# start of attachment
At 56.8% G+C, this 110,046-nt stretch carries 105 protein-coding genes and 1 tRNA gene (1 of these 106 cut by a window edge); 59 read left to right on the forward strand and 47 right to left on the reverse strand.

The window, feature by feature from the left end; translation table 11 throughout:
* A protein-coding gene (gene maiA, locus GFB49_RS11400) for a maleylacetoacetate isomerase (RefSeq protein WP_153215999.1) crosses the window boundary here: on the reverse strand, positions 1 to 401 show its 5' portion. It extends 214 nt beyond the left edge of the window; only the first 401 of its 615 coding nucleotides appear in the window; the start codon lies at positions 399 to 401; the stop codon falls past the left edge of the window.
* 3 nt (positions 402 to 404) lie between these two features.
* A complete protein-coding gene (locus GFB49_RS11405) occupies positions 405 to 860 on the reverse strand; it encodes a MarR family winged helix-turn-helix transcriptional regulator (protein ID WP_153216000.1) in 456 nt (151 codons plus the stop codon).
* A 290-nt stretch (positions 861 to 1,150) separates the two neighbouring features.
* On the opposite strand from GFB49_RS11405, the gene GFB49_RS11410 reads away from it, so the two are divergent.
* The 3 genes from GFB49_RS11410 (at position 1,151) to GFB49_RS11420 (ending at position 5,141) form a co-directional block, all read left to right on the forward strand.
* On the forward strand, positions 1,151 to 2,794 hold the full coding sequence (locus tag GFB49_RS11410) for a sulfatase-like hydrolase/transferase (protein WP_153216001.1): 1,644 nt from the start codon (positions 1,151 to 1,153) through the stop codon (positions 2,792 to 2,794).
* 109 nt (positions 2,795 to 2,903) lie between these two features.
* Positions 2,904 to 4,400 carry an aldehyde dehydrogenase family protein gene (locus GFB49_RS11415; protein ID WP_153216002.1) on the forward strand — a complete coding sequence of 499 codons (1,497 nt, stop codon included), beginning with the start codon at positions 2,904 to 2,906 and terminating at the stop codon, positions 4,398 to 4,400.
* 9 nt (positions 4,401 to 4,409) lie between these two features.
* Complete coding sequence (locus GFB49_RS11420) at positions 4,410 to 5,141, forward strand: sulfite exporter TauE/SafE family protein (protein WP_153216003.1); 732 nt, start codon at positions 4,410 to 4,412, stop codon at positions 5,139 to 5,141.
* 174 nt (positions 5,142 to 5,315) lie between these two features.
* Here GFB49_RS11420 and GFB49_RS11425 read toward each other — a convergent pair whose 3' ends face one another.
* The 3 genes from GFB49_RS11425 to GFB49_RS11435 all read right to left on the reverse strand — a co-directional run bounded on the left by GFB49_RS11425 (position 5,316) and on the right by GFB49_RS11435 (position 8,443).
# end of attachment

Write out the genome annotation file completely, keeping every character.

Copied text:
At 56.8% G+C, this 110,046-nt stretch carries 105 protein-coding genes and 1 tRNA gene (1 of these 106 cut by a window edge); 59 read left to right on the forward strand and 47 right to left on the reverse strand.

The window, feature by feature from the left end; translation table 11 throughout:
* A protein-coding gene (gene maiA, locus GFB49_RS11400) for a maleylacetoacetate isomerase (RefSeq protein WP_153215999.1) crosses the window boundary here: on the reverse strand, positions 1 to 401 show its 5' portion. It extends 214 nt beyond the left edge of the window; only the first 401 of its 615 coding nucleotides appear in the window; the start codon lies at positions 399 to 401; the stop codon falls past the left edge of the window.
* 3 nt (positions 402 to 404) lie between these two features.
* A complete protein-coding gene (locus GFB49_RS11405) occupies positions 405 to 860 on the reverse strand; it encodes a MarR family winged helix-turn-helix transcriptional regulator (protein ID WP_153216000.1) in 456 nt (151 codons plus the stop codon).
* A 290-nt stretch (positions 861 to 1,150) separates the two neighbouring features.
* On the opposite strand from GFB49_RS11405, the gene GFB49_RS11410 reads away from it, so the two are divergent.
* The 3 genes from GFB49_RS11410 (at position 1,151) to GFB49_RS11420 (ending at position 5,141) form a co-directional block, all read left to right on the forward strand.
* On the forward strand, positions 1,151 to 2,794 hold the full coding sequence (locus tag GFB49_RS11410) for a sulfatase-like hydrolase/transferase (protein WP_153216001.1): 1,644 nt from the start codon (positions 1,151 to 1,153) through the stop codon (positions 2,792 to 2,794).
* 109 nt (positions 2,795 to 2,903) lie between these two features.
* Positions 2,904 to 4,400 carry an aldehyde dehydrogenase family protein gene (locus GFB49_RS11415; protein ID WP_153216002.1) on the forward strand — a complete coding sequence of 499 codons (1,497 nt, stop codon included), beginning with the start codon at positions 2,904 to 2,906 and terminating at the stop codon, positions 4,398 to 4,400.
* 9 nt (positions 4,401 to 4,409) lie between these two features.
* Complete coding sequence (locus GFB49_RS11420) at positions 4,410 to 5,141, forward strand: sulfite exporter TauE/SafE family protein (protein WP_153216003.1); 732 nt, start codon at positions 4,410 to 4,412, stop codon at positions 5,139 to 5,141.
* 174 nt (positions 5,142 to 5,315) lie between these two features.
* Here GFB49_RS11420 and GFB49_RS11425 read toward each other — a convergent pair whose 3' ends face one another.
* The 3 genes from GFB49_RS11425 to GFB49_RS11435 all read right to left on the reverse strand — a co-directional run bounded on the left by GFB49_RS11425 (position 5,316) and on the right by GFB49_RS11435 (position 8,443).